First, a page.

CFO Day asks Andries van Heerden about the role of trust


Afrimat CEO Andries van Heerden discusses the importance of trust in bringing people and tech together.

Once a year, 100 of South Africa’s top finance executives come together for the full-day learning and networking opportunity known as CFO Day. This year, it took place in the luxurious conference hall at The Leonardo in Sandton, and touched on the role man and machine play in the future of work.

As part of the day’s agenda, guests received the exclusive opportunity to ask three CFOs and one CEO their burning questions about integrating technology and people in a meaningful way.

In this article, we reveal Afrimat CEO Andries van Heerden’s answers to some of the questions asked on the day.

1. How has trust played a role in Afrimat’s people and tech strategy?

Trust is one of the most valuable assets in a company – and I learned it too late.

In 2004, there was a big move for the construction material sector needing to be integrated. At the time, I was working for a small quarry and I went to my boss with this idea. Our lawyer at the time told him that the idea would never work, and that nobody would ever buy a share in a listed quarry. He advised that the company fire me, because I was leading them on the wrong path.

And in April 2005 I was fired – because I had never built enough trust around my having the company’s best interest at heart.

A year later, a colleague in the industry did exactly that and proved that it was possible. My old employer eventually came back to me, having been shown that I could be trusted, and we’ve had a strong relationship since.

This was also during a time when there was a lot of corruption in the construction space, especially around the competition commission.

Now, we’ve set out to build Afrimat on that same element of trust. Today, we are the fastest-growing share on the Johannesburg Stock Exchange.

2. What is the top priority for your business in the next five years, and how is that supported by people and technology?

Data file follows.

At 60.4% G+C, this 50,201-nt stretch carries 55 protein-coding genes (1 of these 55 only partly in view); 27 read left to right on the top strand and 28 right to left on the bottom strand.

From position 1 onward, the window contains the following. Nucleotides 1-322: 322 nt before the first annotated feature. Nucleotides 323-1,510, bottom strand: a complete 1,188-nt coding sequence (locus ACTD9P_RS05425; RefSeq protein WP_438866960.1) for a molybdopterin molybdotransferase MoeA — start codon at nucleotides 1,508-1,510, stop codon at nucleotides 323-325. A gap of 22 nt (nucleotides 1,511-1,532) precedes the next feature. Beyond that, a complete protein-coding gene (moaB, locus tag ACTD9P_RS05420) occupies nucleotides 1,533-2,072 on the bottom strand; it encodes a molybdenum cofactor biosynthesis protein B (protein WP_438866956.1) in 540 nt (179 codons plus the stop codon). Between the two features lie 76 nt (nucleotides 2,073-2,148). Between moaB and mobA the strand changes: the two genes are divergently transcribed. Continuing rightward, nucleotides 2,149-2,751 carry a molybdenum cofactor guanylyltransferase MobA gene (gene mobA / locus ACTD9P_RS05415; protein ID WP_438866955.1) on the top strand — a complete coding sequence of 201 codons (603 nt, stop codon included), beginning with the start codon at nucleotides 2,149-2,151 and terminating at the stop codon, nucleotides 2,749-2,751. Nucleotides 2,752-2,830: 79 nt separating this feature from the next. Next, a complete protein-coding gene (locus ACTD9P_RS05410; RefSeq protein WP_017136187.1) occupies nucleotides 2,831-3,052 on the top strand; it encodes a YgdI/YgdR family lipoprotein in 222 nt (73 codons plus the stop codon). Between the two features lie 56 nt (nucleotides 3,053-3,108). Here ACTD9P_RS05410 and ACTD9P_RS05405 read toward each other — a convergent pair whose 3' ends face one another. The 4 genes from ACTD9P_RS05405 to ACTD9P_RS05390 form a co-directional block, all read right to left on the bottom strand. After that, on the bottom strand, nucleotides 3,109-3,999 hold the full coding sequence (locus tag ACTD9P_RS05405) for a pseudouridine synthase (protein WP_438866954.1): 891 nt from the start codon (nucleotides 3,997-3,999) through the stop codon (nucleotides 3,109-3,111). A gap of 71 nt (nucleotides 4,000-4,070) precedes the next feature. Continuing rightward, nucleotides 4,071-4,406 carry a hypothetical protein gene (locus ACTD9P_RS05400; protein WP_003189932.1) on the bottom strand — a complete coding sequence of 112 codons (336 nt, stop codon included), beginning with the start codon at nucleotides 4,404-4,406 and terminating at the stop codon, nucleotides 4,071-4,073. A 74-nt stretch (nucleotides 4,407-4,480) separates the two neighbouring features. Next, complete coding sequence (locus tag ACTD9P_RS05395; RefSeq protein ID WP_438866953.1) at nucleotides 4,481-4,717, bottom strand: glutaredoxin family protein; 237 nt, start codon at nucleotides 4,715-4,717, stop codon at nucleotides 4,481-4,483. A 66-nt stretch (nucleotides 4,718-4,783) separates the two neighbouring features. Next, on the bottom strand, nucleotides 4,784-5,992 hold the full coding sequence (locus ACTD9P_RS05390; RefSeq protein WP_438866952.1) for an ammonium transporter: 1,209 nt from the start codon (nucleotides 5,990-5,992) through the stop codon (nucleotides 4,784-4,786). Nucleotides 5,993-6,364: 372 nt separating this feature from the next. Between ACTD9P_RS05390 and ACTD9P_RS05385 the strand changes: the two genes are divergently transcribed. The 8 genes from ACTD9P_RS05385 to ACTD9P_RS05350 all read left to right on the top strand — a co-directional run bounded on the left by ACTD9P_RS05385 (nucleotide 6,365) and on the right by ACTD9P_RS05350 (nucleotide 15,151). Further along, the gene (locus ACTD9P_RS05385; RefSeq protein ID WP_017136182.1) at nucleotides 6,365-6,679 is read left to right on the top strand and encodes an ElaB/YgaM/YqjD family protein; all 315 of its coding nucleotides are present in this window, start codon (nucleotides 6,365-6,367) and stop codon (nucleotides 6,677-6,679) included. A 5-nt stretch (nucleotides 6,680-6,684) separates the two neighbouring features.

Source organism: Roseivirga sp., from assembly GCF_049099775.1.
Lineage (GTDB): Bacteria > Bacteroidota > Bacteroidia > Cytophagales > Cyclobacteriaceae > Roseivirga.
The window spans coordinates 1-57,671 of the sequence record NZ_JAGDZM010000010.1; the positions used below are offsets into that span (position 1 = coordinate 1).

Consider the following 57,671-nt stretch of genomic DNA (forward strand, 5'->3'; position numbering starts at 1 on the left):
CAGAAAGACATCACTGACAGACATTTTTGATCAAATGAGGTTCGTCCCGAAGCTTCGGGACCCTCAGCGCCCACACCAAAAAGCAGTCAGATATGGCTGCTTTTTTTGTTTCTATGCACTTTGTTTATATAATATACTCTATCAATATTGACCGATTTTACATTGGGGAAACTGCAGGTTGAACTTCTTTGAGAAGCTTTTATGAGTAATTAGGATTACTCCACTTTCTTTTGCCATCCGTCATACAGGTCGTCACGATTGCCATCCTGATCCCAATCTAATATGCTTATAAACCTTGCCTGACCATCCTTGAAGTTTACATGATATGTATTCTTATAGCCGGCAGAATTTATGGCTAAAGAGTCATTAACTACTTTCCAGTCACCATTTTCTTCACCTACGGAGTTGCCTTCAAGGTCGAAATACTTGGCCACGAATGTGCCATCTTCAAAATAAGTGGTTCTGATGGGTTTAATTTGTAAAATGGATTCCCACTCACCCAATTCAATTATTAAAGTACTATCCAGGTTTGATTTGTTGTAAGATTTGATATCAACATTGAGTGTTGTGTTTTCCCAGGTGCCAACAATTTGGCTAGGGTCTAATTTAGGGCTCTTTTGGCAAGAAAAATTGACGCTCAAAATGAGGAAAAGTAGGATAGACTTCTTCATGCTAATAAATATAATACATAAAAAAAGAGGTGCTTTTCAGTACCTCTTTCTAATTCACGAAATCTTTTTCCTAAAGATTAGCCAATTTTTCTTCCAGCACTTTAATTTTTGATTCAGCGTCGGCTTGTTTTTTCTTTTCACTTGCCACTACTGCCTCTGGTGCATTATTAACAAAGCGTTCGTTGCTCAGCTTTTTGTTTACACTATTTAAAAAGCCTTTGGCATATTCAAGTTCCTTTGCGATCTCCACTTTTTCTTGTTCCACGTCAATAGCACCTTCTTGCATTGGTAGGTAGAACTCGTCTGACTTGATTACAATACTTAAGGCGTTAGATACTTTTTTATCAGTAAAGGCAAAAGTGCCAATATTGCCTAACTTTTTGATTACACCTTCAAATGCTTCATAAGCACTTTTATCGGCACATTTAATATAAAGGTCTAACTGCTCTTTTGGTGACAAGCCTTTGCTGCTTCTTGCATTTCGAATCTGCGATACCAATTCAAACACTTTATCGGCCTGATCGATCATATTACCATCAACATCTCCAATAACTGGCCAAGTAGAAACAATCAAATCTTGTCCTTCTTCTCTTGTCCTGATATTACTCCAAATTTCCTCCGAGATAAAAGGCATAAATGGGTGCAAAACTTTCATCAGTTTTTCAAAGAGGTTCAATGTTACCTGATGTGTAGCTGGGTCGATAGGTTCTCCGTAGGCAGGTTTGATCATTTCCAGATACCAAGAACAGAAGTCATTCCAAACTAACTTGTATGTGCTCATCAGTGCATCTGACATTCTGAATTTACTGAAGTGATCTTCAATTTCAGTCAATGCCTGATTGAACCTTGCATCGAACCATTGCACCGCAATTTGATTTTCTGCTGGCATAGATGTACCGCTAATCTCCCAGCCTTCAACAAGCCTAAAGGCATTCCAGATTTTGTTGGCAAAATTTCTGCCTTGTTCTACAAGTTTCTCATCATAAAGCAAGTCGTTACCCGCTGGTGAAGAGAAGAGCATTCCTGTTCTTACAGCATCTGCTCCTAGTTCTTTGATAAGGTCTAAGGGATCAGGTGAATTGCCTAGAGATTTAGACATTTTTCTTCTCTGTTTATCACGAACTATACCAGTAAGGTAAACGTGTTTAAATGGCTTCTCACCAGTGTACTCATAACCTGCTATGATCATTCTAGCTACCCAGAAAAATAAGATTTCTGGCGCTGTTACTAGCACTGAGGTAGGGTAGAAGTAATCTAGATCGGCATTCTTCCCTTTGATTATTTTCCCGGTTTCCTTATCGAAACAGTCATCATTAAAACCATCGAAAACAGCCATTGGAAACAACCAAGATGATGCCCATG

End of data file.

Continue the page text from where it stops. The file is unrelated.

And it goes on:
We recently announced a couple of deals, including Lafarge and Glenover, so for the next five years, we will be focusing on getting the culture integration right. We’ve done many acquisitions over the years and we know this is where the biggest risk lies.

It's becoming more difficult to get really good skills in the mining industry in South Africa. The average age of a diesel fitter in the country is 57 years old. Getting young people with those skills into the organisation is an important focus area for us as well, so we’re spending a lot of time and money on developing these skills.

3. Are you seeing a move towards greater freedom of thought in the finance function?

The finance department has become a critical strategic partner, because by their nature they are good at interpreting data and presenting it in a way that the engineers can understand it. That’s become a very critical part of our success over the years.

I sometimes joke with Pieter [de Wit, Afrimat FD] and ask him if he can even do accounting anymore, because we are so busy focusing on taking information and putting it in the right place to make the right decision for the business to thrive.

CFO Day was made possible by principal partner Workday, executive partner BDO, and associate partners Allan GrayCaseware AfricaCircitCoupaSoluGrowth and Transparent.

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